Victor Arnautoff studied at the California School of Fine Arts before going to Mexico, where he worked as an assistant to muralist Diego Rivera; his subsequent work shows a strong Rivera influence. He created several murals in the Bay Area during the 1930s. Above is City Alive, which is located at the base of Coit Tower. Arnautoff was influential in developing the art program for the San Francisco landmark. A close look at his contribution shows the Daily Worker and other leftist papers on the newsrack — but no Chronicle.
Arnautoff also did several paintings for the Roth Building in Palo Alto. Commissioned by a co-founder of the Palo Alto Medical Clinic, the paintings celebrate medical progress. “The Exam,” below is said to have caused traffic accidents when unveiled. Other locations of works by Arnautoff in the Bay Area include the chapel in the Presidio and the library of the San Francisco Art Institute. Arnautoff taught at Stanford University from 1939 until 1963 and then returned to Russia.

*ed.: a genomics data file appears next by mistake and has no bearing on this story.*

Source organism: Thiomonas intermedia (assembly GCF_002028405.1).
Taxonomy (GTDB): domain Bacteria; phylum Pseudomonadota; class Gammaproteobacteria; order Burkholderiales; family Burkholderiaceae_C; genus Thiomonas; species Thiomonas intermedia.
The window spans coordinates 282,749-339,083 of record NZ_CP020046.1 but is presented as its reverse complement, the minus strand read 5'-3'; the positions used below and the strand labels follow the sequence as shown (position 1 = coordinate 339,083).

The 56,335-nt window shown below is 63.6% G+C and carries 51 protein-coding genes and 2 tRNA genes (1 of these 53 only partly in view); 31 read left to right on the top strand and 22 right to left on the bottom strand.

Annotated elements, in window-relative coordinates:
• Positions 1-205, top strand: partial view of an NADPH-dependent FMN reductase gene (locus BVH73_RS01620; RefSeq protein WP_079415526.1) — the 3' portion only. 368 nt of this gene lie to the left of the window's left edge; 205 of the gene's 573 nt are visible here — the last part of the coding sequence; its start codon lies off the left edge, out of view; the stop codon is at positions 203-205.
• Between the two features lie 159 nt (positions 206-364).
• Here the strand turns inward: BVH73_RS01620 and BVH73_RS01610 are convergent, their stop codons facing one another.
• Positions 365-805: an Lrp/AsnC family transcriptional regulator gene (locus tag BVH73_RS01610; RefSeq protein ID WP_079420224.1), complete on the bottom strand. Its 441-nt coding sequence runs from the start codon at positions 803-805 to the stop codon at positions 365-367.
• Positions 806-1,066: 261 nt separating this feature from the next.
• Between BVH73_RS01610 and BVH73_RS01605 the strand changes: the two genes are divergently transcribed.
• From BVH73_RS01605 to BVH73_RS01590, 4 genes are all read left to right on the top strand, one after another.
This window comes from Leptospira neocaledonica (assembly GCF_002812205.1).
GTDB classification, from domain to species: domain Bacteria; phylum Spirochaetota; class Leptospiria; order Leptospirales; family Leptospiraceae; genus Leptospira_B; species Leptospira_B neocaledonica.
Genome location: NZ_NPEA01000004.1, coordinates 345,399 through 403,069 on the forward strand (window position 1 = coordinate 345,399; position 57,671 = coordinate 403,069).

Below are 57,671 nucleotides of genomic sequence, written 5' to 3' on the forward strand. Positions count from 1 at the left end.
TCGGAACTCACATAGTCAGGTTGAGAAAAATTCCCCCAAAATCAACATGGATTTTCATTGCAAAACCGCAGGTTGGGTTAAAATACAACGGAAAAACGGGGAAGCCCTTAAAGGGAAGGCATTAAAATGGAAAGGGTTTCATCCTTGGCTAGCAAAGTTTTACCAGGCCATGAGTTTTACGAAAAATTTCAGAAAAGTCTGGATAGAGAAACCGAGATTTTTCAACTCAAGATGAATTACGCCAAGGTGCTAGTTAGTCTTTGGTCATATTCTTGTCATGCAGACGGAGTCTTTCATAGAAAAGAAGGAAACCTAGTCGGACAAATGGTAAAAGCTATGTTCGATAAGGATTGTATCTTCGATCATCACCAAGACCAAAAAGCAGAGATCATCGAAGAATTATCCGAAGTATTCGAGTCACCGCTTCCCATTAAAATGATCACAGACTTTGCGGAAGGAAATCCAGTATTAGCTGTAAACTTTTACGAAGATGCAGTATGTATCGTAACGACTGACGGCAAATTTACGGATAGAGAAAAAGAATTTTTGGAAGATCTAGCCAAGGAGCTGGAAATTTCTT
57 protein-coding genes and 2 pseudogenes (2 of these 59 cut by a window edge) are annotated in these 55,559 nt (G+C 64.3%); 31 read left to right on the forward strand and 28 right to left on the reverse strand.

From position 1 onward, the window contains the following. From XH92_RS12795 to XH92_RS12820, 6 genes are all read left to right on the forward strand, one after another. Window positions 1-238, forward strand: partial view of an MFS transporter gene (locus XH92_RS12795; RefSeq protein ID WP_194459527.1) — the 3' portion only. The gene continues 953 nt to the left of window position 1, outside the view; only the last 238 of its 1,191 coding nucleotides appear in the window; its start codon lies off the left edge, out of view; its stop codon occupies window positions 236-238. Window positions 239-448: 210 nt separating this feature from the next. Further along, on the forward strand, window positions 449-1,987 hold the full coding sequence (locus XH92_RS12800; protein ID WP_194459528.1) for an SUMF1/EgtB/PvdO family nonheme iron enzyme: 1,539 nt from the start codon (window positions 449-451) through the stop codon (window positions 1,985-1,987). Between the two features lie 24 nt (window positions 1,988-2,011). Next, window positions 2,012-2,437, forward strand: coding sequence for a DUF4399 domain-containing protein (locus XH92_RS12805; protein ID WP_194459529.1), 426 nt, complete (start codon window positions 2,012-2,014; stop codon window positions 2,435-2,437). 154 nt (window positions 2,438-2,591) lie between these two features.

Source of images: landaz’s photostream and homeravenue.com.
I am always amazed when artists can capture and express humanity in their work. The second painting is a perfect illustration of this in my opinion.
I have a portrait of William Kerner drawn by Victor Arnautoff in I think it was around 1950.
I have been unable to reach any Kerner relatives to inquire as to whether or not they would like to have this portrait, so I am contacting you to see if someone there may know what value a piece like this might have, if any.
Thank you for your time.